What is PAP/CPAP Therapy?
Positive airway pressure (PAP) therapy is a general term used for all sleep apnea treatments that keep the airway open while sleeping by providing a constant stream of air through a mask. This eliminates snoring or breathing pauses during sleep and allows you to sleep through the night without waking up from a lack of oxygen. When referring to PAP therapy, CPAP is the term most often used, since it's the most commonly used PAP device.
You’ll first need a sleep study to determine if you have obstructive sleep apnea (OSA). If your study is positive for OSA and your provider has determined PAP therapy is best for you, there are three PAP treatments:
- CPAP (continuous positive airway pressure)
- BiPAP (bilevel positive airway pressure)
- AutoPAP/APAP (automatic positive airway pressure)
If you need CPAP or BiPAP, you'll need a titration study, which is a daytime or overnight sleep study done at our sleep center that helps us determine the level of pressure needed for your CPAP or BiPAP.
If you require an AutoPAP, there is no need for a daytime/overnight sleep study, since your machine will be set at a variable pressure–the machine adjusts the pressure automatically based on your breathing needs.
PAP therapy is a lifestyle change and it can take weeks or even months to get used to wearing it nightly, which is why it is best to work closely with your respiratory therapist to help identify the mask that best suits you. Finding the right mask is an important step in successful PAP therapy. There are several different types and styles of mask from which to choose:
- Nasal pillow mask: Small “pillows” that fit in your nostrils to create a seal
- Nasal mask: Covers your nose only
- Full Face mask: Covers your nose and mouth. This mask is the best choice if you have difficulty breathing through your nose for any reason.
The mask should be comfortable and create a seal so that air does not leak from it. If you are having issues with your mask, it’s important to communicate with your respiratory therapist or CPAP equipment supplier right away so that they can address it with you.
PAP machines are smaller and quieter than ever—they are about the size of an AM/FM bedside radio. Masks and machines with stylish looks and sized for women's faces are now available, taking beauty sleep to a new level.
You should use your PAP/CPAP every time you sleep, even while napping. Consistent PAP/CPAP use increases your quality of sleep at night, which will eliminate daytime sleepiness. It can increase memory function, daytime alertness and energy levels. It also decreases the risk of congestive heart failure, coronary artery disease, high blood pressure, stroke and diabetes.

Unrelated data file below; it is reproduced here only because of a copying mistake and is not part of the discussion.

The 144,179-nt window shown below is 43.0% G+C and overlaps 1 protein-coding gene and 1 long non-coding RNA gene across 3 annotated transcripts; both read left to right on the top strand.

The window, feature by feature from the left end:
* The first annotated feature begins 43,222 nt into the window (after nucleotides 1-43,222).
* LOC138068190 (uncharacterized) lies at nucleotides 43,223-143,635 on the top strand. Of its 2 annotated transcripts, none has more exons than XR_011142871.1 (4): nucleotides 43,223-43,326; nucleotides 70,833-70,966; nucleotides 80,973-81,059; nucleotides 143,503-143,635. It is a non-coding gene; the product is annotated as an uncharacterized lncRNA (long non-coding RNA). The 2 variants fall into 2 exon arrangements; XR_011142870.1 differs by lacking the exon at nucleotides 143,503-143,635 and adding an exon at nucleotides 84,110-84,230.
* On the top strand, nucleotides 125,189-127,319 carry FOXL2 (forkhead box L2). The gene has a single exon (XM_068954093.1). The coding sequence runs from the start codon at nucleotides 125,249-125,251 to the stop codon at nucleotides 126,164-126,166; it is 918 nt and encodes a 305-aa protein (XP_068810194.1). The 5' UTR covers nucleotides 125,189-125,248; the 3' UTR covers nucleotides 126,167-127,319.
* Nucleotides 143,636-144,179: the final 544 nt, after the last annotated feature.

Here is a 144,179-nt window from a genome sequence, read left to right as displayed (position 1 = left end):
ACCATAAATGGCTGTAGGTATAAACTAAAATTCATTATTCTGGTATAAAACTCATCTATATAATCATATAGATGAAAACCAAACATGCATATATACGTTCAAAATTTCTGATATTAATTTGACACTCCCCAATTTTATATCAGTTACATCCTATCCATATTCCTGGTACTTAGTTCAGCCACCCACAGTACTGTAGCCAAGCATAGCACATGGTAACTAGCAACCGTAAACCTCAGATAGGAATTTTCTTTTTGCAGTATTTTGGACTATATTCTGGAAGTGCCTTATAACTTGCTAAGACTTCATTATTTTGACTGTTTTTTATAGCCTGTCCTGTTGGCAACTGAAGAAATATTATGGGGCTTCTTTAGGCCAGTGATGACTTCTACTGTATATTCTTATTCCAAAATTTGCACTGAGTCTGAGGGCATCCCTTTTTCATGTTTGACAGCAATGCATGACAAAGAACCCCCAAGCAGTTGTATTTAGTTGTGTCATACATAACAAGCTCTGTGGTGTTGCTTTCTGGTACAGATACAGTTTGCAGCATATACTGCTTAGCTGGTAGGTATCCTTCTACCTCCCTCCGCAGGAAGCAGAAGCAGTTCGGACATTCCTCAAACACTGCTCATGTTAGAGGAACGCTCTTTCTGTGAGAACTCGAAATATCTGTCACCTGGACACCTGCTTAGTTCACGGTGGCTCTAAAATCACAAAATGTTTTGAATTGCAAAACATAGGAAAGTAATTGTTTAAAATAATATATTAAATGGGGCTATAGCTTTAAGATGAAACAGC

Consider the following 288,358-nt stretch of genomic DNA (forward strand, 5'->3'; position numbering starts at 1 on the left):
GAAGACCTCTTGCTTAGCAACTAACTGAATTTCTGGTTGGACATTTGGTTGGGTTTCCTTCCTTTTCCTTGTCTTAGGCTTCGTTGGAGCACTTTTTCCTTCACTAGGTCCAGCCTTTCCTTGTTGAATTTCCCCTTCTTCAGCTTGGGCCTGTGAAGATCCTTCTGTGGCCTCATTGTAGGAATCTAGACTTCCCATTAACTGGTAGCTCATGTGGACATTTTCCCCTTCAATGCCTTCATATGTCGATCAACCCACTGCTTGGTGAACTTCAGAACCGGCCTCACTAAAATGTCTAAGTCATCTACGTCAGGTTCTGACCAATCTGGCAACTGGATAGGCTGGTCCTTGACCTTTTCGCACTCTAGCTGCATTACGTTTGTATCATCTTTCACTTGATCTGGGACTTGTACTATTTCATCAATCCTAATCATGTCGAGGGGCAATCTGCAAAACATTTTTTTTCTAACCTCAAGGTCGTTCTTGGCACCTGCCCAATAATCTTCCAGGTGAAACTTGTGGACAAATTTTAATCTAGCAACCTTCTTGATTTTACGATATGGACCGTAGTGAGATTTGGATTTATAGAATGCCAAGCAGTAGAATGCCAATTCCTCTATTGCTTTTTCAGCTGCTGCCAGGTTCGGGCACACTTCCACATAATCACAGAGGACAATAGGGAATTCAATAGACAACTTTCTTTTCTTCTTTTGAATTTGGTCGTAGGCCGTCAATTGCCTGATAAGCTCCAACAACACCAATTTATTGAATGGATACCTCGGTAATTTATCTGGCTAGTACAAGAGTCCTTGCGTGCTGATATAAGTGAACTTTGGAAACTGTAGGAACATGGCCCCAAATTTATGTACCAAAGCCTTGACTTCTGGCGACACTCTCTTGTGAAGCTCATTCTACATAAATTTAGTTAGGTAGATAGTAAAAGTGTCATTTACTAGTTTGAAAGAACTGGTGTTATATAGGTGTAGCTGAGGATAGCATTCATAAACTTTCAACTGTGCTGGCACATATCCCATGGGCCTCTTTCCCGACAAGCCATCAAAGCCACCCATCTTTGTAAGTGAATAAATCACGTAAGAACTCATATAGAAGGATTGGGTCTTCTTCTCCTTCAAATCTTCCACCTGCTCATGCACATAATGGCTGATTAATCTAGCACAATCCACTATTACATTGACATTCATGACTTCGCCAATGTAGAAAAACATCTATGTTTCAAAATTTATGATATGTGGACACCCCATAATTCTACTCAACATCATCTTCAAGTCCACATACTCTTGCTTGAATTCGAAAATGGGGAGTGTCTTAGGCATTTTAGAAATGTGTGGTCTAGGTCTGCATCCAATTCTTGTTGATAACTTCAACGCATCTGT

PAP/CPAP are considered durable medical equipment (DME), which is prescribed by your sleep provider.
Sleep Insights conveniently offers PAP/CPAP supplies (DME) at our Rochester, Geneseo and Batavia locations and participates with the following insurances:
- Excellus BCBS (except Blue Choice Option)
If your insurance changes at any time, please notify us immediately.
If you are in your 10-month rental period and your insurance changes to a non-participating policy, you may be required to return your machine and restart your purchase with another company.
PAP/CPAP supplies should be replaced every three to six months.
Supplies that need regular replacing are:
- Filters and cushions
Learn how to Clean and Disinfect Supplies.
IF YOU NEED DISTILLED WATER during the coronavirus outbreak, here are TEMPORARY ALTERNATIVES:
If you're unable to access distilled water, you can use bottled, room temperature water. Boil tap water for 10-20 minutes. Cool to room temperature prior to use.
In either scenario, wash water chambers more frequently--every 2-3 days in soapy water--rinse well and air dry. Remember to separate the inner seal when doing so.
Once you're able to obtain distilled water regularly again, replace the water chamber if it has deteriorated.
How can I get PAP therapy?
You need to see a Sleep Insights sleep specialist to determine if you have OSA and to learn more about PAP/CPAP therapy, which is considered durable medical equipment (DME) and is FSA/HSA eligible.
To schedule an appointment with a sleep specialist, call (585) 385.6070 or contact us.